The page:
Saturday, February 15, 2014

An Interview with Award-winning Florida Wildlife Photographer - Paul Rebmann

I was recently surprised at the Florida Scrub Jay Festival when I ran into a virtual friend. Paul Rebmann and I have swapped occasional retweets over the years (@WildFLPhoto and @oliviabrophie). It is only natural that we follow each other since we both choose Florida nature as the subject of our art. But when Paul walked up to me at the Festival, I didn't have a clue who he was until he introduced himself. It's an interesting quirk of our online lives that we can know so much about someone and their artwork, but not really have a clue what they look like.

Paul proved to be as smart and engaging in person as he is online. I didn't get enough time to talk with him because we were so busy at the Festival, so he agreed to an interview.



I've noticed on your website that you captured some amazing photographs of a snowy owl on Little Talbot Island in Florida. What do you consider your finest moment as a photographer? 
That would have to be capturing a loggerhead turtle hatchling just before entering the ocean at dawn in an image I call 'Heading Out To Sea'. 
 
 

Photographer Paul Rebmann's beautiful image of a newborn loggerhead turtle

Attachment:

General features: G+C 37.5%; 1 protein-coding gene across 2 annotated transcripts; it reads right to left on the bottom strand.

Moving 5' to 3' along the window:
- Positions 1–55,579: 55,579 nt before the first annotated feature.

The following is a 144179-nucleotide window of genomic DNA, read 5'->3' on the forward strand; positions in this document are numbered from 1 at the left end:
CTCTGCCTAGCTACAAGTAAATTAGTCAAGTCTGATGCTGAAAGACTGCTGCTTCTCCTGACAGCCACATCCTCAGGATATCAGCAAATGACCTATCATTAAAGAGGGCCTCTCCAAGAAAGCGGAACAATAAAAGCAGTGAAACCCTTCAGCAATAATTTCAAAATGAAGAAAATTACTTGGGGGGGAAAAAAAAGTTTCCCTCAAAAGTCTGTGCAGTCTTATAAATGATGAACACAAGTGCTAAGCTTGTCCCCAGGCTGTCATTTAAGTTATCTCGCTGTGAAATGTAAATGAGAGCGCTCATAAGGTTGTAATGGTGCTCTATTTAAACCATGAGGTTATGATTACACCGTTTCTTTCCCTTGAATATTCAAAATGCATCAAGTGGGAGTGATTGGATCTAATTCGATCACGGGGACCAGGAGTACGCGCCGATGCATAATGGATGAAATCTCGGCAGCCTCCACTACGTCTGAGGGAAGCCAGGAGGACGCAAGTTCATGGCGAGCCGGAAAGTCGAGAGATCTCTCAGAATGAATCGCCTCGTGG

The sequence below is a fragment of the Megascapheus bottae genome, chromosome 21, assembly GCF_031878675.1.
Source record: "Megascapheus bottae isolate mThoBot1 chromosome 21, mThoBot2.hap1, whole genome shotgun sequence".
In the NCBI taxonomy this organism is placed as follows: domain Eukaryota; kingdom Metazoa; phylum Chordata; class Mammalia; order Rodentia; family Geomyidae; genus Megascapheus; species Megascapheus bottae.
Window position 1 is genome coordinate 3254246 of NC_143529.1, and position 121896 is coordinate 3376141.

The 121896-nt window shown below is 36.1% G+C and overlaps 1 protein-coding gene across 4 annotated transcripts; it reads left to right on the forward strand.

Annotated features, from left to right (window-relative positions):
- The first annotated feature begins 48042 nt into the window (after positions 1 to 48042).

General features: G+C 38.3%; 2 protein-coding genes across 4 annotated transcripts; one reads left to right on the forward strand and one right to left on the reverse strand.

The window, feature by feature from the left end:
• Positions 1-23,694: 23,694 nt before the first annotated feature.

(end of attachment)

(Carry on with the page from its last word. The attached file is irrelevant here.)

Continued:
What are you most proud of?
Winning first place in the 2008 'Beyond Birds' category of the Orange Audubon Kit & Sidney Chertok Nature Photography Contest with ‘Heading Out To Sea'.
 
 
What is your favorite part of being a wildlife and nature photographer?
The best part is being able to spend time in the outdoors where there always seems to be something new to discover. For instance I went out to the Big Scrub in the Ocala National Forest one day with the intention of shooting scrub jays (with a camera, not a gun) but the birds were not cooperative.  They all insisted on staying between me and the sun which usually does not make for very good photos.  But while wandering around in the scrub, I discovered several plants that I had not seen before and a cute little bee fly.  One of the plants was Curtiss' milkweed, a species that like our Florida scrub jay occurs nowhere in the world except in Florida.
 
 
Curtiss' Milkweed - native of the Florida scrub
 
What part do you find most challenging?
Finding the time to get out and make all the photographs that I want, as I still also have a day job as a network administrator.  On the detail level, our refreshing Florida breezes can make many images - especially of plants - difficult to capture.
 
You are also a certified Florida Master Naturalist. How has that education and knowledge changed your art?
The knowledge attained from the Master Naturalist program is very complementary to the art of nature photography.  It helps with things like learning where various subjects can be found or when the most likely time is to see them, and can  even help me to capture  particular behaviors.

Do you ever wish you would just pack up your bags and become a photographer of the Arctic or desert?
I do like the look of some of the dramatic western desert and canyon photography, and would like to shoot some of those scenes at some point, but I don’t think I would like to limit myself to a single subject.  My wife & I travel often, and I do take those opportunities to do some photography in different places.
 
Is there a shot you missed that haunts you?